The appellation of New Spain, in its full extent, is applied to the region subject to the viceroy of Mexico, and extending from the 38th° of north latitude to the 10th of south. In these limits, it would include the captaincy of Guatimala, which, however, in point of actual administration, is independent of the viceroy of Mexico, and for its fertility and population may be advantageously compared with the most valuable portions of Spanish America. The greatest dimensions of New Spain, exclusive of Guatimala, are in length about 1800 miles, and in breadth about 1100. The isthmus, which unites the two great portions of the American continent, is so extremely narrow, that the project of an artificial junction of the Atlantic and Pacific has often been seriously agitated. It is unfortunate that the narrowest portion of the isthmus is not in that region, which, on account of the ports of Acapulco and Vera Cruz, and the city of Mexico, is of most importance, in a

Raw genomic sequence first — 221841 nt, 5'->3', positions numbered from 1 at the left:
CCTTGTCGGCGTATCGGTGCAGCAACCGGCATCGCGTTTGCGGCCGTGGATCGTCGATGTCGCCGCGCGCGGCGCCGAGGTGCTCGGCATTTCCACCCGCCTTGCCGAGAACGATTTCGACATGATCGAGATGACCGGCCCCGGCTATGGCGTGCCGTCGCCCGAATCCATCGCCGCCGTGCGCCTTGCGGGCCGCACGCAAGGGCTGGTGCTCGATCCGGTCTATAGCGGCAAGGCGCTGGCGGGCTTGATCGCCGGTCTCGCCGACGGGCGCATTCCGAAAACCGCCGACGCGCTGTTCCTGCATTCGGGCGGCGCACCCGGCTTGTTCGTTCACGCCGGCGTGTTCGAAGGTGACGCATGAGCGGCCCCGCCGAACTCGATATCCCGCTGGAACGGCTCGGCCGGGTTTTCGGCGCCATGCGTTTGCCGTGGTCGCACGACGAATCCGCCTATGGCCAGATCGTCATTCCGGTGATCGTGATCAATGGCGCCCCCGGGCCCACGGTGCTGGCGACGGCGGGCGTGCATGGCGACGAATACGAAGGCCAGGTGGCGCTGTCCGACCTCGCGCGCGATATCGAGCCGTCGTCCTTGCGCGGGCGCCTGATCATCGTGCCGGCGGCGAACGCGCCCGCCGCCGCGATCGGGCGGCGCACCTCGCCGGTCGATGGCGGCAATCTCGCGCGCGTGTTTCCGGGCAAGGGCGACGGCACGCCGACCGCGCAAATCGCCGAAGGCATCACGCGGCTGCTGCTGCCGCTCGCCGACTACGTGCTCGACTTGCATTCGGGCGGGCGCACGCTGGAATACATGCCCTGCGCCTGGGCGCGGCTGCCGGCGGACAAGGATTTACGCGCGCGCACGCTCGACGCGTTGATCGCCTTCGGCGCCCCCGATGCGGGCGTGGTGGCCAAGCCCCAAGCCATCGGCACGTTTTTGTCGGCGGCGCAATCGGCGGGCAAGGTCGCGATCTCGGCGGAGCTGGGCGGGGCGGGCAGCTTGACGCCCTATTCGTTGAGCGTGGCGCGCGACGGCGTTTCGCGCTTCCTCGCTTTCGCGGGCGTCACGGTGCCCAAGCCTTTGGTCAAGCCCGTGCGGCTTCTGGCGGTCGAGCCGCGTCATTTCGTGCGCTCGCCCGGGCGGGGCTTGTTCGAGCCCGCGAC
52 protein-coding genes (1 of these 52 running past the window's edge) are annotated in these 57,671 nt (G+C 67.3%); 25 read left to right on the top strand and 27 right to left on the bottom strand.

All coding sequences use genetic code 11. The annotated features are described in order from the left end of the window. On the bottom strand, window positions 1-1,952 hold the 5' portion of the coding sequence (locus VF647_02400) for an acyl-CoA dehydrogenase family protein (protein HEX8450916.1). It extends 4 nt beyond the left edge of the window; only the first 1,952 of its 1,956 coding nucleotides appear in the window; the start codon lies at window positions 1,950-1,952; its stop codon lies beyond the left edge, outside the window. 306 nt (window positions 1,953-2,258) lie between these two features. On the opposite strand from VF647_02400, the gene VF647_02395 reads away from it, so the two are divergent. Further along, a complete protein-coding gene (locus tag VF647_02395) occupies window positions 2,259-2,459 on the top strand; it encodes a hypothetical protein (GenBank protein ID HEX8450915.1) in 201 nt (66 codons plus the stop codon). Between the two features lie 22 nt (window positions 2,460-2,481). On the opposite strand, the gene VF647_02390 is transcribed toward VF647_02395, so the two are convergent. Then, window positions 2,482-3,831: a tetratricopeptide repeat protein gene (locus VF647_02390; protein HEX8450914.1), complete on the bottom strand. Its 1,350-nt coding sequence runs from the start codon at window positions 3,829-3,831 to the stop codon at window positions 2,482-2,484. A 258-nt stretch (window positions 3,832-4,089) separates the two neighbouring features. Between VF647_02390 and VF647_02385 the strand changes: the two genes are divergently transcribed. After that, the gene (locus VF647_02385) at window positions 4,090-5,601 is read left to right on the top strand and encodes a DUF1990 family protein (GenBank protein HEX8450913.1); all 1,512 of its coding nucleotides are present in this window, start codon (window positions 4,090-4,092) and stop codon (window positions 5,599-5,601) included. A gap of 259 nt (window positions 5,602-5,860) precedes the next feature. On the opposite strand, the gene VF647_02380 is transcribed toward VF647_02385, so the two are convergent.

political and commercial view. In the geograpbical introduction to his work on New Spain, M. de Humboldt has enumerated nine different places where the waters which flow into the Atlantic, might possibly be connected with those which flow into the Pacific. For the northernmost of these, M. de Humboldt goes as far as the Ungijah, or Peace river, in 54° 37' north latitude, and for the southernmost to a supposed communication between the Atlantic and Pacific oceans in Patagonia, seven degrees north of the straits of Magellan, which was the object of a Spanish expedition of discovery in 1790. The sixth of these points, viz. the small port and bay Cupica to the south-east of Panama, appears to be the spot most favorable, in the opinion of M. de Humboldt, to the project of a canal from ocean to ocean. From the bay of Cupica there is a passage of only fifteen or eighteen miles over a country quite level and suited to a canal, to the head of navigation of the river Naipi, which flows into the river Atrato, which in its turn empties into the Atlantic. M. de Humboldt gives to Gogueneche, a Biscayan pilot, the credit of having first turned the attention of the Spanish government to this point, which the same intelligent traveller says should be regarded as the Suez of America ;-as being almost the only spot, where the chain of the Andes is completely interrupted, and a canal thus made practicable. When we cast our eyes on the gigantic communication between the Atlantic and the western lakes, so near being opened, by the unaided enterprize of one of our sister states, we may rejoice that this favorable point falls within the territorial limits of the republic of Colombia, which perhaps of all the revolutionary states of Spanish America, is that which has started in the career of independence, with the best auspices. Before passing from the subject of a communication between the oceans, we would observe, as a curious circumstance, that such a communication, to a very limited degree indeed, has already been opened by the art of man. It is the seventh of the points indicated by M. de Humboldt. In the interior of the province of Choco, says he, the little ravine de la Raspadura unites the neighboring sources of the Rio de Noanama, called also Rio San Juan, and of the little river of Quito. This last united to the Rio Andageda and the Rio Zitara forms the Rio d' Atrato, which flows into the Atlantic, while the San Juan descends to the Southern ocean. An enterprising monk, curate of the